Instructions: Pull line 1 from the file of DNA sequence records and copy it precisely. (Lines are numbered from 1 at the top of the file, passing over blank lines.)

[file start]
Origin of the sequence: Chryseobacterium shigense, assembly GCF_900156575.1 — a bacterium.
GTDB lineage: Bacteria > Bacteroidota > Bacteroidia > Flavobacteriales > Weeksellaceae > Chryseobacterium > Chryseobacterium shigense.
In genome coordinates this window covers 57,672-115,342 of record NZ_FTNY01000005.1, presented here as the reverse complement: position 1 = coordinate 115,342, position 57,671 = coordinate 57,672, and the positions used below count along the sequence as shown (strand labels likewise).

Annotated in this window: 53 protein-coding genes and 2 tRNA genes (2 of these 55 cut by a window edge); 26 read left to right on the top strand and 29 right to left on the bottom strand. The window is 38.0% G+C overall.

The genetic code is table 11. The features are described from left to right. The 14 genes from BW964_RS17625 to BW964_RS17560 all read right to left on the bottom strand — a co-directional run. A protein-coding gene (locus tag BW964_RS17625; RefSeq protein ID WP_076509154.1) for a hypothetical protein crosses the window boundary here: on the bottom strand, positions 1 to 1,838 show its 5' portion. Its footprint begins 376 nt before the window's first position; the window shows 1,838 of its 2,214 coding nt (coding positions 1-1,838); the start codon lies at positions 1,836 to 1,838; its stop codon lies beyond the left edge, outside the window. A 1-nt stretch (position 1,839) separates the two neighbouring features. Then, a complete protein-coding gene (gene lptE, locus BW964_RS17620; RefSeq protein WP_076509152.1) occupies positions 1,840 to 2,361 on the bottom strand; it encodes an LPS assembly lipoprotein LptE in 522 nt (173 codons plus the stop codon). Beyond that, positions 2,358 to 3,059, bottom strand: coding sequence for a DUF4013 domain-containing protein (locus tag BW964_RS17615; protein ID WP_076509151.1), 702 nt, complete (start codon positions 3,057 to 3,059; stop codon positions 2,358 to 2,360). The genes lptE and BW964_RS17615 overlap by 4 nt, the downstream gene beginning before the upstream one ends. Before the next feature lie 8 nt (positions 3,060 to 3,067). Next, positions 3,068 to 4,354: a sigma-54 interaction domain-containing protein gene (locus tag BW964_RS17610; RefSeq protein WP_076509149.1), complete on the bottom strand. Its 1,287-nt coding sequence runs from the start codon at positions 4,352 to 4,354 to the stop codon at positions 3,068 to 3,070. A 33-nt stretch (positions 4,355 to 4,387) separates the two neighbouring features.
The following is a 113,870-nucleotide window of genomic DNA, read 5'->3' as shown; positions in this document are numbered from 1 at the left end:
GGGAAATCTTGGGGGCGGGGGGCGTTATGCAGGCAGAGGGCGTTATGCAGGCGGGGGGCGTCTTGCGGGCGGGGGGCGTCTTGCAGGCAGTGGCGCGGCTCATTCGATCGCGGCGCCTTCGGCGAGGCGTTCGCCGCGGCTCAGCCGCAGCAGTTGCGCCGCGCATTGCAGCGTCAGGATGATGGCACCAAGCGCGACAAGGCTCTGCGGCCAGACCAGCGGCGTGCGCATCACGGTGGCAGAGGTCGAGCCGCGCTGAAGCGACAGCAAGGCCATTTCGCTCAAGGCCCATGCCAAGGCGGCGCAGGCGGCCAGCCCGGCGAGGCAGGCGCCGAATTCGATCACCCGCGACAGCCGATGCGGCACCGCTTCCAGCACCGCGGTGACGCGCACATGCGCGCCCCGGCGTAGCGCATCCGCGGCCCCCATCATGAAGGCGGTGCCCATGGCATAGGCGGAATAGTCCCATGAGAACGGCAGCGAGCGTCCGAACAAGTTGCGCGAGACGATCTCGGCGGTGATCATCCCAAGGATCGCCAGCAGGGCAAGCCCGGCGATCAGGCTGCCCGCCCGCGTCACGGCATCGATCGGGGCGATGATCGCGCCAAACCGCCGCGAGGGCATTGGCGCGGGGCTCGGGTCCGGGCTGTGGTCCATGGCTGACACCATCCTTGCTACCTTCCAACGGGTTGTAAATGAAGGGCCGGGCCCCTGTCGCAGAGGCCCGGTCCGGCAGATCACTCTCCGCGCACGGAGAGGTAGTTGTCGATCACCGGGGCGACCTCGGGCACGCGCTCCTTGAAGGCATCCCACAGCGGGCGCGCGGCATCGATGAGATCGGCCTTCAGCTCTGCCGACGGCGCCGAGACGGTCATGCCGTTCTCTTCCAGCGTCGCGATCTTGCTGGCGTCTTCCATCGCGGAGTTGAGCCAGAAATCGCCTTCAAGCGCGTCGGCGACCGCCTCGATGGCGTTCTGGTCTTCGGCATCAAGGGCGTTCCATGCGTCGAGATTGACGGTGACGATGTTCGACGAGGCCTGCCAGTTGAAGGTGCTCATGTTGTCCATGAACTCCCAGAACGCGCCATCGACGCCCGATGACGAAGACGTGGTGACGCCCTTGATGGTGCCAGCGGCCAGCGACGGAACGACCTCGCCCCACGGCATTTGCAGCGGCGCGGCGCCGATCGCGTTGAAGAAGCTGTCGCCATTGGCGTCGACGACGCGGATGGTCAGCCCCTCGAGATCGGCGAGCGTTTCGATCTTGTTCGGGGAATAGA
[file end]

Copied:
Origin of the sequence: Chryseobacterium shigense, assembly GCF_900156575.1 — a bacterium.